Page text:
To keep morale up, the staff discuss positive progress each morning and look at the number of patients they have been able to discharge.

Dr Singh said he felt very proud of how the hospital staff on all levels have responded to the challenge.

Thank you flags put up near the hospital, cards from children and the general public as well as ‘enormous’ amounts of food from local businesses, have also brightened the spirits of hospital staff, making them feel valued.

London North West University Healthcare NHS Trust, which manages Ealing Hospital, has registered one of the highest number of coronavirus deaths in England.

WHAT ARE THE SYMPTOMS OF CORONAVIRUS?

Like other coronaviruses, including those that cause the common cold and that triggered SARS, COVID-19 is a respiratory illness.  

  • The most common symptoms are: 
  • Fever 
  • Dry cough 
  • Shortness of breath
  • Difficulty breathing 
  • Fatigue 

Although having a runny nose doesn’t rule out coronavirus, it doesn’t thus far appear to be a primary symptom. 

Most people only become mildly ill, but the infection can turn serious and even deadly, especially for those who are older or have underlying health conditions.  

In these cases, patients develop pneumonia, which can cause: 

  • Potentially with yellow, green or bloody mucus
  • Fever, sweating and shaking chills
  • Shortness of breath 
  • Rapid or shallow breathing 
  • Pain when breathing, especially when breathing deeply or coughing 
  • Low appetite, energy and fatigue 
  • Nausea and vomiting (more common in children) 
  • Confusion (more common in elderly people)
  • Some patients have also reported diarrhea and kidney failure has occasionally been a complication. 

Avoid people with these symptoms. If you develop them, call your health care provider before going to the hospital or doctor, so they and you can prepare to minimize possible exposure if they suspect you have coronavirus.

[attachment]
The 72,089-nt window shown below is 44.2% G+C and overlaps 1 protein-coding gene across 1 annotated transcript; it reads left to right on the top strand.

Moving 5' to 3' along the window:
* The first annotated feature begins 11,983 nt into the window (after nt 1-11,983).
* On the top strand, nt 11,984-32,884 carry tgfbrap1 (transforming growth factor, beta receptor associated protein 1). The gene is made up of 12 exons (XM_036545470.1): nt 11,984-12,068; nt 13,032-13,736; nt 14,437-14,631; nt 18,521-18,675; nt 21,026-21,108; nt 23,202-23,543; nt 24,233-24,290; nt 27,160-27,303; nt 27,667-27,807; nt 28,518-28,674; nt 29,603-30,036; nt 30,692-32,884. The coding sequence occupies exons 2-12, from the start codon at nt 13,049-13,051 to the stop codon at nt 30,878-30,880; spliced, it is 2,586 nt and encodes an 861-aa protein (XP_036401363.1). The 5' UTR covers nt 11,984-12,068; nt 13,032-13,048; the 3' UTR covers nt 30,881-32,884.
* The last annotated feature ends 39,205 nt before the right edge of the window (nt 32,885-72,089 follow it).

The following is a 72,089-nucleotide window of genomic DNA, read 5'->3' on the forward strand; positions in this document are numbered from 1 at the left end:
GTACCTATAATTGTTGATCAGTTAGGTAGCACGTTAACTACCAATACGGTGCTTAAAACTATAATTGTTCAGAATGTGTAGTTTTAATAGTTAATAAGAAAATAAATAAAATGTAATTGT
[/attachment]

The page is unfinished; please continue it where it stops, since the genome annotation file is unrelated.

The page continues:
However Dr Singh revealed there was more positivity behind the headline figures.

For example, a 99-year-old patient, who he had previously believed was about to die, recovered completely and was discharged,

Dr Singh said: ‘We’ve had people in their 90s who we thought were at the end of their lives and will not make it, we made the phone calls, explained to the families, and three days later they were at home.

‘So it’s not all bad, we’ve had good success in sending people home.

‘I came back from not being able to climb one flight of stairs to being able to doing perfectly normal work within three days.

‘If someone does contract the virus, it’s not the end of the road.’

Dr Singh said social distancing was the most important action to take in this ‘wartime’ effort to ensure the best possible defence against the disease.

Dr Singh said: ‘What we are fighting is a virus, something that we don’t know about, something that we can’t even see, something we don’t know how it’s going to react when it gets into your body.

‘There is no cure, no vaccination. So the only way to contain this virus is to stay away from each other and not pass it on.

‘This essentially is a war, it’s what we are in, so people need to understand and take it seriously.

‘The NHS is up for the fight, but what the NHS really needs from the general public is they need to stay indoors.

‘Not going out for a month is not going to do any harm to your health, but it will make a massive difference in terms of this Covid crisis.

‘Social distancing, seriously, stay at home. That is the key.’